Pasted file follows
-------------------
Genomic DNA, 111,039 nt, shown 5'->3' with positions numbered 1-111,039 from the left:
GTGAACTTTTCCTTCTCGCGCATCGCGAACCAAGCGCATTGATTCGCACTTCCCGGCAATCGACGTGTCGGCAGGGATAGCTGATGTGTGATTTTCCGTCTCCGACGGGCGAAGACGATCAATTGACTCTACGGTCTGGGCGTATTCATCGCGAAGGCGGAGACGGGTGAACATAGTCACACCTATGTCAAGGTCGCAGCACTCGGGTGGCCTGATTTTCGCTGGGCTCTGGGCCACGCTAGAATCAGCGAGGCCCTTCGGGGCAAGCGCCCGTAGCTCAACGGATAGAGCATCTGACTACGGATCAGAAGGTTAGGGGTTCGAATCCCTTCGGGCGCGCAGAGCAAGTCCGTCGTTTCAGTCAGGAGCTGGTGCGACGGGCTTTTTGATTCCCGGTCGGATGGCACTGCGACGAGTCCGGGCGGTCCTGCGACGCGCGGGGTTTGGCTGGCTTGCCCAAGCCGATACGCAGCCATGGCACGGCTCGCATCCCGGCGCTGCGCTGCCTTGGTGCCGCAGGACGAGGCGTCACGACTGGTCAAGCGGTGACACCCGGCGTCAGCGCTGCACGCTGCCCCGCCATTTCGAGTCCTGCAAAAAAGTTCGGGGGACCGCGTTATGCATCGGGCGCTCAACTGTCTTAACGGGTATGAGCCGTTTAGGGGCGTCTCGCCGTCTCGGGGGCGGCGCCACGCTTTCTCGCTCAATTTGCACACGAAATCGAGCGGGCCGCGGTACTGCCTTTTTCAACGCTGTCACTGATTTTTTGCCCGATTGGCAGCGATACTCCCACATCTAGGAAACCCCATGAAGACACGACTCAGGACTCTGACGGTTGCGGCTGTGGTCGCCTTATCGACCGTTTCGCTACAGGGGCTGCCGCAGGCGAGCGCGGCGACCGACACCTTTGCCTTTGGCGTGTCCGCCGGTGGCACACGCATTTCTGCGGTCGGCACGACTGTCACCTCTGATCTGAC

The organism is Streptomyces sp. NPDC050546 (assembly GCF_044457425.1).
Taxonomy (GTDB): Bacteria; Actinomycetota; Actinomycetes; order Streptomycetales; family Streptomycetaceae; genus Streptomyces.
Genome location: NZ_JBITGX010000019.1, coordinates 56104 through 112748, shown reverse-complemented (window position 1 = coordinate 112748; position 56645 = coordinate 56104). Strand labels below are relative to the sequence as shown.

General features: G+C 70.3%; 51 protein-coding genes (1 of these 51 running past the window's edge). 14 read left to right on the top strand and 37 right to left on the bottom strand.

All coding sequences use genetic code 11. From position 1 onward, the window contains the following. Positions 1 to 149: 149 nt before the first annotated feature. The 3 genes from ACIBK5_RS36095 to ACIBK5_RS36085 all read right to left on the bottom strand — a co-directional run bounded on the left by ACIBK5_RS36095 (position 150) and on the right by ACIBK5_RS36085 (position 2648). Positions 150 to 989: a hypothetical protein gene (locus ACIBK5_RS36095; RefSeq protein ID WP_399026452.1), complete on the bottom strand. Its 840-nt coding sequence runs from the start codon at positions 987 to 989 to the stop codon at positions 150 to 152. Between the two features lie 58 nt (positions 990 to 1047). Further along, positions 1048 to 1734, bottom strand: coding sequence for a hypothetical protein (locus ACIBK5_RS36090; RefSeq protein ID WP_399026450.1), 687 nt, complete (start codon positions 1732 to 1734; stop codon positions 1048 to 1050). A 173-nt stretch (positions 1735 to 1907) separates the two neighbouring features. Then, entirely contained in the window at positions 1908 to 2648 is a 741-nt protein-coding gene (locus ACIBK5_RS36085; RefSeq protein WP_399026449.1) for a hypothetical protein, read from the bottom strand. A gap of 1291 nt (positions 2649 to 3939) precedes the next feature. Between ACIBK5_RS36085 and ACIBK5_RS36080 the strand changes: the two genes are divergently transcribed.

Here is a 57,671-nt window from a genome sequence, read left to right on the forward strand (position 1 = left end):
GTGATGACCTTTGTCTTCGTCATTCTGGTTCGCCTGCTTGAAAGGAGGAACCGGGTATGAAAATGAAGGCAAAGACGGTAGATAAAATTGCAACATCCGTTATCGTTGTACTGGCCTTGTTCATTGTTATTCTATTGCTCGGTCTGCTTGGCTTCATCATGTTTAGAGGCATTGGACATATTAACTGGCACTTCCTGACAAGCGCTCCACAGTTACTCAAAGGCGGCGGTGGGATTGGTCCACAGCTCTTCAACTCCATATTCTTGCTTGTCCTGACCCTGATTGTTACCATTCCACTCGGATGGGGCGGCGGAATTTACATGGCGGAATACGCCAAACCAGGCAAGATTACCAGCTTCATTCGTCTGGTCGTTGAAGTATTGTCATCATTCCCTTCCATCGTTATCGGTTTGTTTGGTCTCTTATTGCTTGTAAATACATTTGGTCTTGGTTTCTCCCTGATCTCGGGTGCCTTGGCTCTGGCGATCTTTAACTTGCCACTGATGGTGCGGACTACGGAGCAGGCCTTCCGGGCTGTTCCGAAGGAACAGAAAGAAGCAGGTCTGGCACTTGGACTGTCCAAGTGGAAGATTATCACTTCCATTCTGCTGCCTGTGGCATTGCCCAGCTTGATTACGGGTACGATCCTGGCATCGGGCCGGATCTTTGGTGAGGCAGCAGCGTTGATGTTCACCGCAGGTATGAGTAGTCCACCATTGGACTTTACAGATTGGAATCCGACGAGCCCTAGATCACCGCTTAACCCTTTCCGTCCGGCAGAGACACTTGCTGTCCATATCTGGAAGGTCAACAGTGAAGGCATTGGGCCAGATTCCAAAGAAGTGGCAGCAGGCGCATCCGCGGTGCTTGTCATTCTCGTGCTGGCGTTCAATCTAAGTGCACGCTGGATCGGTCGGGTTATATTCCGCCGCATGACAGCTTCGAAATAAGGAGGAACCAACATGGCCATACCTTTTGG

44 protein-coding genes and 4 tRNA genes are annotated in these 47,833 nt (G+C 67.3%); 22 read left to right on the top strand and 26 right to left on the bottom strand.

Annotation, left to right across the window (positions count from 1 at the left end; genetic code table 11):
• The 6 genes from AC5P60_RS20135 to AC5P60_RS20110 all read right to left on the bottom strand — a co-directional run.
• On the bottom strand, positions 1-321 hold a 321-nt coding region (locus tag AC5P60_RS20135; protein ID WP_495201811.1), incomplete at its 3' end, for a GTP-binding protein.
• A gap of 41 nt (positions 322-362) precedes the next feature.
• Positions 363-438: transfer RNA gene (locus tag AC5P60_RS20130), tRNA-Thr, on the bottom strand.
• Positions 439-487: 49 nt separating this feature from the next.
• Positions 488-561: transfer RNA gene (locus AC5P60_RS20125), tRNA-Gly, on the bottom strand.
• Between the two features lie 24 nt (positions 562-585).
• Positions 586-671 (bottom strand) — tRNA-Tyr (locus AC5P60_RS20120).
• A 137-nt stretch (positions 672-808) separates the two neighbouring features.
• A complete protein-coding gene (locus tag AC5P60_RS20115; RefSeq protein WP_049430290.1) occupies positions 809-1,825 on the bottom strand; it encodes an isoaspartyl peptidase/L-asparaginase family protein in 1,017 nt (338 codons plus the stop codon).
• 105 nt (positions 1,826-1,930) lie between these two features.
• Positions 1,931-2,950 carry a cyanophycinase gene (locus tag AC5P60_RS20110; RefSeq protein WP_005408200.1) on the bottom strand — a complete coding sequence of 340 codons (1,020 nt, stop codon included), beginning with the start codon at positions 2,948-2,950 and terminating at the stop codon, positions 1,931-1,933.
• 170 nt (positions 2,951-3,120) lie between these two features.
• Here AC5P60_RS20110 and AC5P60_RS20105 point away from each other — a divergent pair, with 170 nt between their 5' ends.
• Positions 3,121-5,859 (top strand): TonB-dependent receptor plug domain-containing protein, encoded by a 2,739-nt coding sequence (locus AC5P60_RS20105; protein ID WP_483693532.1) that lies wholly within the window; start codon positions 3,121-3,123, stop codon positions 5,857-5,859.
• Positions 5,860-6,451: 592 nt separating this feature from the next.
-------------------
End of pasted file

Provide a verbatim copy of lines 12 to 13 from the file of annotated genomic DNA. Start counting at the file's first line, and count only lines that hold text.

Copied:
• The 6 genes from AC5P60_RS20135 to AC5P60_RS20110 all read right to left on the bottom strand — a co-directional run.
• On the bottom strand, positions 1-321 hold a 321-nt coding region (locus tag AC5P60_RS20135; protein ID WP_495201811.1), incomplete at its 3' end, for a GTP-binding protein.